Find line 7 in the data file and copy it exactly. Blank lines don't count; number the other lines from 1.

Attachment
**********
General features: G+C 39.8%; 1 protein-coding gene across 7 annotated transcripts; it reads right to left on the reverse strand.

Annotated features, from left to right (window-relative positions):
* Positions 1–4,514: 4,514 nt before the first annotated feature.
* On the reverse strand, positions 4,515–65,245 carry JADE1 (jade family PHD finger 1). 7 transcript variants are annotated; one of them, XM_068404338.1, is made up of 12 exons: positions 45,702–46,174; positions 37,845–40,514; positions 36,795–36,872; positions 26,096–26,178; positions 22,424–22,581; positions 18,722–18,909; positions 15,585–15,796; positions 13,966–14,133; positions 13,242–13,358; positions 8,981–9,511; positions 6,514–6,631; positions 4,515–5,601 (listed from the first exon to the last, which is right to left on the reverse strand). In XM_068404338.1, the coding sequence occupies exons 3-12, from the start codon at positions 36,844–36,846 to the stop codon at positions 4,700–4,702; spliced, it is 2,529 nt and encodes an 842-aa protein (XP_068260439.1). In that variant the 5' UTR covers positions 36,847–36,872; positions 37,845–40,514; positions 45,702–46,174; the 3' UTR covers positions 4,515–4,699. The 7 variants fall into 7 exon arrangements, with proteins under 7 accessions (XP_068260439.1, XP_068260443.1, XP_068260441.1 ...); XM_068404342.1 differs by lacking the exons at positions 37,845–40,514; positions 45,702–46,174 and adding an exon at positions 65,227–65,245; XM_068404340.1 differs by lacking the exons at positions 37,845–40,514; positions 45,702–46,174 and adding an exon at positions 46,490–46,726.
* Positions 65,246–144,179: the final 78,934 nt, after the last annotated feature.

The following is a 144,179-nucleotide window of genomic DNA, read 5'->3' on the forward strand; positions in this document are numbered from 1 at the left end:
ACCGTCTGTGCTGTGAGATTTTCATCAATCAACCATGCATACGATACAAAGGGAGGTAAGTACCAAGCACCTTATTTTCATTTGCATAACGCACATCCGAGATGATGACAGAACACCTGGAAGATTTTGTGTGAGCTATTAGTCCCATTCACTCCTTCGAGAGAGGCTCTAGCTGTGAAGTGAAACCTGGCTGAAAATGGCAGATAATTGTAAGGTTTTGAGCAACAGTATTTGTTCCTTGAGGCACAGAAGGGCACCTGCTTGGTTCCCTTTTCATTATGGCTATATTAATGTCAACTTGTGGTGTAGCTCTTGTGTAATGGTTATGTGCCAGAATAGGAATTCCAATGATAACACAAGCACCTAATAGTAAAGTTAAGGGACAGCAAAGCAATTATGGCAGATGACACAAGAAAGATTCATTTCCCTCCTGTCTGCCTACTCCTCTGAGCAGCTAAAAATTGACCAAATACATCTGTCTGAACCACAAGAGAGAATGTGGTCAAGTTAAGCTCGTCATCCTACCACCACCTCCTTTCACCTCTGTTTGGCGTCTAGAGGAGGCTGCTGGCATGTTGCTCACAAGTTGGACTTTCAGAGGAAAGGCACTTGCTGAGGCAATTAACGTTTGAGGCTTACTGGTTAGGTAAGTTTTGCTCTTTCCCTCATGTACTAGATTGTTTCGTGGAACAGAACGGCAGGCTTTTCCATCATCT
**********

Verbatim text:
ACCGTCTGTGCTGTGAGATTTTCATCAATCAACCATGCATACGATACAAAGGGAGGTAAGTACCAAGCACCTTATTTTCATTTGCATAACGCACATCCGAGATGATGACAGAACACCTGGAAGATTTTGTGTGAGCTATTAGTCCCATTCACTCCTTCGAGAGAGGCTCTAGCTGTGAAGTGAAACCTGGCTGAAAATGGCAGATAATTGTAAGGTTTTGAGCAACAGTATTTGTTCCTTGAGGCACAGAAGGGCACCTGCTTGGTTCCCTTTTCATTATGGCTATATTAATGTCAACTTGTGGTGTAGCTCTTGTGTAATGGTTATGTGCCAGAATAGGAATTCCAATGATAACACAAGCACCTAATAGTAAAGTTAAGGGACAGCAAAGCAATTATGGCAGATGACACAAGAAAGATTCATTTCCCTCCTGTCTGCCTACTCCTCTGAGCAGCTAAAAATTGACCAAATACATCTGTCTGAACCACAAGAGAGAATGTGGTCAAGTTAAGCTCGTCATCCTACCACCACCTCCTTTCACCTCTGTTTGGCGTCTAGAGGAGGCTGCTGGCATGTTGCTCACAAGTTGGACTTTCAGAGGAAAGGCACTTGCTGAGGCAATTAACGTTTGAGGCTTACTGGTTAGGTAAGTTTTGCTCTTTCCCTCATGTACTAGATTGTTTCGTGGAACAGAACGGCAGGCTTTTCCATCATCT